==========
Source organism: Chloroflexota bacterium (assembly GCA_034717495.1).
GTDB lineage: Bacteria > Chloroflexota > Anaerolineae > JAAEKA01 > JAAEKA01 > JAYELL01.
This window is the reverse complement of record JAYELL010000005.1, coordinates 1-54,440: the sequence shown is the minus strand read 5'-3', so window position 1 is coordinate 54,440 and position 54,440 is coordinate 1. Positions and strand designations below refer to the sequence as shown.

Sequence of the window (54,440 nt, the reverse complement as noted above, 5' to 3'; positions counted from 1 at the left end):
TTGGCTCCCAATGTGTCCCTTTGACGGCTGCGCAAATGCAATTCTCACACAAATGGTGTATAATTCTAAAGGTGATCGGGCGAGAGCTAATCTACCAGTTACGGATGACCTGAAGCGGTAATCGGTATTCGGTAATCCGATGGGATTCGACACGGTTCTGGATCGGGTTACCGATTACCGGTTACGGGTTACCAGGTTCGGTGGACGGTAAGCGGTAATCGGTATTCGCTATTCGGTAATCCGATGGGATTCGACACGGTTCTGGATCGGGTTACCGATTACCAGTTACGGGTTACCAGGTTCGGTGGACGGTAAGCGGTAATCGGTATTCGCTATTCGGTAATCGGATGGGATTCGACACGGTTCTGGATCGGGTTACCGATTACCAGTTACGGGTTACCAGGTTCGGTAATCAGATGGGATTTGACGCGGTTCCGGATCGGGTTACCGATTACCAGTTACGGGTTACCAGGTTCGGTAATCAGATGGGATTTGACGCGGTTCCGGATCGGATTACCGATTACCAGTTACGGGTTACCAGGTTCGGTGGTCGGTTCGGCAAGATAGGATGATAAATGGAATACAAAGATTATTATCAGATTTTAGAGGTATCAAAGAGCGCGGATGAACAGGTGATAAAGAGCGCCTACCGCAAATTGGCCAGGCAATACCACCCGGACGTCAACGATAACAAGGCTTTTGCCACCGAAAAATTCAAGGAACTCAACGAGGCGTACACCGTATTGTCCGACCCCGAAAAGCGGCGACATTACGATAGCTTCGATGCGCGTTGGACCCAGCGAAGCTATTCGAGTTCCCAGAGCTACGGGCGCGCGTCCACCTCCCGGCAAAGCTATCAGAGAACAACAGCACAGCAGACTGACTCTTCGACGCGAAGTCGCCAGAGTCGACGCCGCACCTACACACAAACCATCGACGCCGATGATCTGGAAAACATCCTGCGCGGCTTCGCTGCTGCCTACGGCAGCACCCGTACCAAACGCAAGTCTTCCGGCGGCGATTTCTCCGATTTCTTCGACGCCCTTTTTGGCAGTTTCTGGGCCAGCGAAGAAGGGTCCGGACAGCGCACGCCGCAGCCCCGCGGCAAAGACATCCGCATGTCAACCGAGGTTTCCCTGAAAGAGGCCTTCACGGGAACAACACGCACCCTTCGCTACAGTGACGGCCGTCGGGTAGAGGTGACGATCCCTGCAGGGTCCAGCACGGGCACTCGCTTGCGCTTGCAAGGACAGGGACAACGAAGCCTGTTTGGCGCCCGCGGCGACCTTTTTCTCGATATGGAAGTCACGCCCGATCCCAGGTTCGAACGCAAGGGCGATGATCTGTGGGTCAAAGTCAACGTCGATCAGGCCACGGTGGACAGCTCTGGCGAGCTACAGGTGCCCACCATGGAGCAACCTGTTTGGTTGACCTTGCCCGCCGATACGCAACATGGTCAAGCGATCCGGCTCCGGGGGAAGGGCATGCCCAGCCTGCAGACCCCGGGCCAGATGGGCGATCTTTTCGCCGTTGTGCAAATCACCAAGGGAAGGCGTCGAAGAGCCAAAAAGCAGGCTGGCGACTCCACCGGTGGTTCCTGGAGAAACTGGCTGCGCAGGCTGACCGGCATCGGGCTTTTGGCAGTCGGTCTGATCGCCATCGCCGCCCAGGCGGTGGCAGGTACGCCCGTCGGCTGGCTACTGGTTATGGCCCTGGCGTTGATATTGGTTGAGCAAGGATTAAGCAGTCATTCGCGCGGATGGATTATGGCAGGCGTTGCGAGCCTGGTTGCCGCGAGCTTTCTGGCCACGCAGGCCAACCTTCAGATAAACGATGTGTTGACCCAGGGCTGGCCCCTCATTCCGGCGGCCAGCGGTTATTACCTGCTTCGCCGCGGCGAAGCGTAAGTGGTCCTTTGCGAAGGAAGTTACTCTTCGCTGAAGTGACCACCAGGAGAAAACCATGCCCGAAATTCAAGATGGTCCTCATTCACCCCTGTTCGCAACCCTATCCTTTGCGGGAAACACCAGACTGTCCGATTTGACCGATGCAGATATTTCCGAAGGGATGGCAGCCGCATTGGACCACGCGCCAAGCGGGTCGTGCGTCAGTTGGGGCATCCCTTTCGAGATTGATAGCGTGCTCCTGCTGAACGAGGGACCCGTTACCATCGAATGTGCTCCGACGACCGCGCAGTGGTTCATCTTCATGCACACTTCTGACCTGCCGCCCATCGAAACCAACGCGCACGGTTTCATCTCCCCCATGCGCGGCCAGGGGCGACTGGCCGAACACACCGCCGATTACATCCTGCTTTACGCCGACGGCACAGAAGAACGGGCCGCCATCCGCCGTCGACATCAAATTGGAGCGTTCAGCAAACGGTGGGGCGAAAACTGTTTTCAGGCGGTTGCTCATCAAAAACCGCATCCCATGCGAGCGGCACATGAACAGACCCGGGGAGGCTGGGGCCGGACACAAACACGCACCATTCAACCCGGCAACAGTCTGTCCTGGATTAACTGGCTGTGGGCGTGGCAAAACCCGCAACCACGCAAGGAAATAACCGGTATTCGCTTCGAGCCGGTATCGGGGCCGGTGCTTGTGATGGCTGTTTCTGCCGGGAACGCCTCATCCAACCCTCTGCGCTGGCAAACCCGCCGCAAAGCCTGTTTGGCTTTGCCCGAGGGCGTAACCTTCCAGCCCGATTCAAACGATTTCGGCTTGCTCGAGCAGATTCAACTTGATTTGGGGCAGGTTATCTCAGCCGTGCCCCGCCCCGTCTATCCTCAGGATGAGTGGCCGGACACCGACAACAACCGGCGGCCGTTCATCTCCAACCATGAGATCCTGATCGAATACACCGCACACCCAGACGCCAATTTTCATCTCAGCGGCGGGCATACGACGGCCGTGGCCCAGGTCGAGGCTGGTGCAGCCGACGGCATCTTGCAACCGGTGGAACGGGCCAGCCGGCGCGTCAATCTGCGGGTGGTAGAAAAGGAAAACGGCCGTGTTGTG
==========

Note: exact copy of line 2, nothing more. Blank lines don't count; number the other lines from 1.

GTDB lineage: Bacteria > Chloroflexota > Anaerolineae > JAAEKA01 > JAAEKA01 > JAYELL01.